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Error Analysis Error Analysis A sensible approach to teaching usage and mechanics.

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1 Error Analysis Error Analysis A sensible approach to teaching usage and mechanics

2 Error Analysis “We have begun to view errors as exceptionally interesting clues about what is going on in our students’ minds, as clues to the linguistic and cognitive processes that function unobserved.” Kroll and Shafer, “Error-Analysis and the Teaching of Composition”

3 Learning to Walk... player_embedded&v=fnFNy1RL97M player_embedded&v=fnFNy1RL97M player_embedded&v=fnFNy1RL97M player_embedded&v=fnFNy1RL97M

4 Errors and Expectations by Mina Shaughnessy [S]tudents write the way they do, not because they are slow or non-verbal, indifferent to or incapable of academic excellence, but because they are beginners and must, like all beginners, learn by making mistakes. These they make aplenty for such a variety of reasons that the inexperienced teacher is almost certain to see nothing but a chaos of error when encounter[ing] their papers. Yet a closer look will reveal very little that is random or “illogical” in what they have written. And the keys to their development as writers often lie hidden in the very features of their writing that English teachers have been trained to brush aside with a marginal code letter or a scribbled injunction to “Proofread!” Such strategies ram at the doors of their incompetence while the keys that would open them lie in view.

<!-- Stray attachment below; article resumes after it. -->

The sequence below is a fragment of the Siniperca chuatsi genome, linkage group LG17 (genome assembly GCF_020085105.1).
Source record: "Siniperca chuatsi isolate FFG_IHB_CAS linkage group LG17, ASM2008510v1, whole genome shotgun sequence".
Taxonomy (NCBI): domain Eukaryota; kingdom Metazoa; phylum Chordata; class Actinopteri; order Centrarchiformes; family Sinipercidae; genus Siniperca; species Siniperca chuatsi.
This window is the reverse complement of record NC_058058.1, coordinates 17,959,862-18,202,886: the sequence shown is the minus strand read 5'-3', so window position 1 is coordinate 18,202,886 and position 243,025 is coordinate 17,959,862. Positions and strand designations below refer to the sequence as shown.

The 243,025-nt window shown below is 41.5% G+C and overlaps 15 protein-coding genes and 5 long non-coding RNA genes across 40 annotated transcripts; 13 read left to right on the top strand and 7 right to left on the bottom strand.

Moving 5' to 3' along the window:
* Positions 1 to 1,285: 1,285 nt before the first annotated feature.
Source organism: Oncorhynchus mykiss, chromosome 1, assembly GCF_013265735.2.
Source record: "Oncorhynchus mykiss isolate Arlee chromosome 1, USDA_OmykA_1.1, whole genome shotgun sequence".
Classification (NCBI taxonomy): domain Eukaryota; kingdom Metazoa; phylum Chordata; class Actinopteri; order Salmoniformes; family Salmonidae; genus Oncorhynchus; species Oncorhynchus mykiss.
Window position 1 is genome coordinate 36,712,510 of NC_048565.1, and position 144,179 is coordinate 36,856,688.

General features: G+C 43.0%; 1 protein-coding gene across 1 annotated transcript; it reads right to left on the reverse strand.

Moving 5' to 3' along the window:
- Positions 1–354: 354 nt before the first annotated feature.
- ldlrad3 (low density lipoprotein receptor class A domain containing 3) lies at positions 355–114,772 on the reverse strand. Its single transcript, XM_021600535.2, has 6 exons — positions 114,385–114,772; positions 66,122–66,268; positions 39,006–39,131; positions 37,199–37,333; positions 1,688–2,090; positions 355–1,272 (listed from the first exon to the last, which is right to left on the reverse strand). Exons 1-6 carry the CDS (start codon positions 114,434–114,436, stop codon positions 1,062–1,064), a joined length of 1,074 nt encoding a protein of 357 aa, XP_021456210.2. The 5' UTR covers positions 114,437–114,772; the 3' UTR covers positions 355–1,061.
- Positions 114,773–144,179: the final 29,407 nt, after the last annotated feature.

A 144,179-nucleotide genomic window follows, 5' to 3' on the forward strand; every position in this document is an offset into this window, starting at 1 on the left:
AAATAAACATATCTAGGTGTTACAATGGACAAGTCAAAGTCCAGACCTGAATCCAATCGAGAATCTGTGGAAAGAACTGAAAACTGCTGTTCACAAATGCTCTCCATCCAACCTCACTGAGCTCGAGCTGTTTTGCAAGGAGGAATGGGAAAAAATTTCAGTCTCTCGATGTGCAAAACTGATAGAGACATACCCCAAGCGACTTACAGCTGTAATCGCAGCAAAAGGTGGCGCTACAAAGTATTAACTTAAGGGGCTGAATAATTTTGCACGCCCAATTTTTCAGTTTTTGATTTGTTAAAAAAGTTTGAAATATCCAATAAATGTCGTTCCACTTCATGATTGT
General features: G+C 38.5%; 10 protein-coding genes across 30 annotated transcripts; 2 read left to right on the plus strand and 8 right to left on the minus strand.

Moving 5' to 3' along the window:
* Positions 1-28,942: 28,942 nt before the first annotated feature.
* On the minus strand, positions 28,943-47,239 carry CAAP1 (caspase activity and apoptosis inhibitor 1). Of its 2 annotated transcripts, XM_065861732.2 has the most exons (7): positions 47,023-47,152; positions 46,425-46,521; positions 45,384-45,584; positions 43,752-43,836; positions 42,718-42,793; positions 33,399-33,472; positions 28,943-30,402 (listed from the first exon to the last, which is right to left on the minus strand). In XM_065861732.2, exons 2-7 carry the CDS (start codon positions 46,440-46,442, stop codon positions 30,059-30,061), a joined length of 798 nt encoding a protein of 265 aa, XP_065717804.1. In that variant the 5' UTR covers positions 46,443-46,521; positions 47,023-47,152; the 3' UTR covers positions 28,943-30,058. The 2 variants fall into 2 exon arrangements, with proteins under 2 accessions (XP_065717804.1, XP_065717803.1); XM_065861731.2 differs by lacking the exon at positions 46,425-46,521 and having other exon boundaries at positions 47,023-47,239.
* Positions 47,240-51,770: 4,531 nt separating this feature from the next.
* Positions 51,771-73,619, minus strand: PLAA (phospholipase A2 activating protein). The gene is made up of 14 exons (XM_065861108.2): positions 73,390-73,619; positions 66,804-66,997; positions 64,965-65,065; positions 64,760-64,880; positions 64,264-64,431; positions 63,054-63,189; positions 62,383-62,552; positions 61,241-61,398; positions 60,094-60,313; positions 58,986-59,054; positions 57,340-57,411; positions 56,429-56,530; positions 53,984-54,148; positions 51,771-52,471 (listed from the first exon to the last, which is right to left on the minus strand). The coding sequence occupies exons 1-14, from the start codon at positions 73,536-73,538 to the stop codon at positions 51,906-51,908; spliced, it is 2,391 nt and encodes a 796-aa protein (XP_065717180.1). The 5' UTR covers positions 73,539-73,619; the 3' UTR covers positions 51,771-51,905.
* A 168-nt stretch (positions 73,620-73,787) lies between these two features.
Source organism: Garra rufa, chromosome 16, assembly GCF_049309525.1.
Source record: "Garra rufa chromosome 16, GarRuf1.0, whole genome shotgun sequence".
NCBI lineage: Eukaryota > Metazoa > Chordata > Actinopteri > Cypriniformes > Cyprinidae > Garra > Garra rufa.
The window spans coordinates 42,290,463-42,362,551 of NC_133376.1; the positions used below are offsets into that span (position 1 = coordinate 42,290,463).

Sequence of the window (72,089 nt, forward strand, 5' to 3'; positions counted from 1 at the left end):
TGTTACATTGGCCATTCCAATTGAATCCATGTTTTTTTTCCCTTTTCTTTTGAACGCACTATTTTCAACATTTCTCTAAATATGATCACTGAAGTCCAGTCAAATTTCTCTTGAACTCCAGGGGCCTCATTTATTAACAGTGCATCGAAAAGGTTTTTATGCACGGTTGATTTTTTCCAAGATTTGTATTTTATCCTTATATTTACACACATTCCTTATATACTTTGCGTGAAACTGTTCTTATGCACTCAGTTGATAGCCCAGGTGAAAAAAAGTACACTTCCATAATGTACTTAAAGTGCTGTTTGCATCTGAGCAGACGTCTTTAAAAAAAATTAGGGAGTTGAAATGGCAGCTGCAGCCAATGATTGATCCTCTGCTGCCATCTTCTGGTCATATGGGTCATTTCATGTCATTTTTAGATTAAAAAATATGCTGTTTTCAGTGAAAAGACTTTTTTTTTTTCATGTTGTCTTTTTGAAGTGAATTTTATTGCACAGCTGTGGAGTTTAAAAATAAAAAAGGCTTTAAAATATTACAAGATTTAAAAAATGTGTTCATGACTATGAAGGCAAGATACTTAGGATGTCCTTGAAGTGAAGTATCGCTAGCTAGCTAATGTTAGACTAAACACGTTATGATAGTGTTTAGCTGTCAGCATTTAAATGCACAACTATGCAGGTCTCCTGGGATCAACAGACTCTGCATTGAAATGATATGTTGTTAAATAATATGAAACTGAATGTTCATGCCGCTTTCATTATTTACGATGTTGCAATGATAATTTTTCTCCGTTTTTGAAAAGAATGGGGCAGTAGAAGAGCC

5 Learning to walk, you’re bound to fall. Learning to write, you’re bound to make errors.

6 Errors can be a sign of development as a writer. You want to write a good paper. You should write several drafts. You should revise each as you go. To write a good paper, several drafts should be written. Revising as you go. To write a good paper, you should compose several drafts, revising as you go.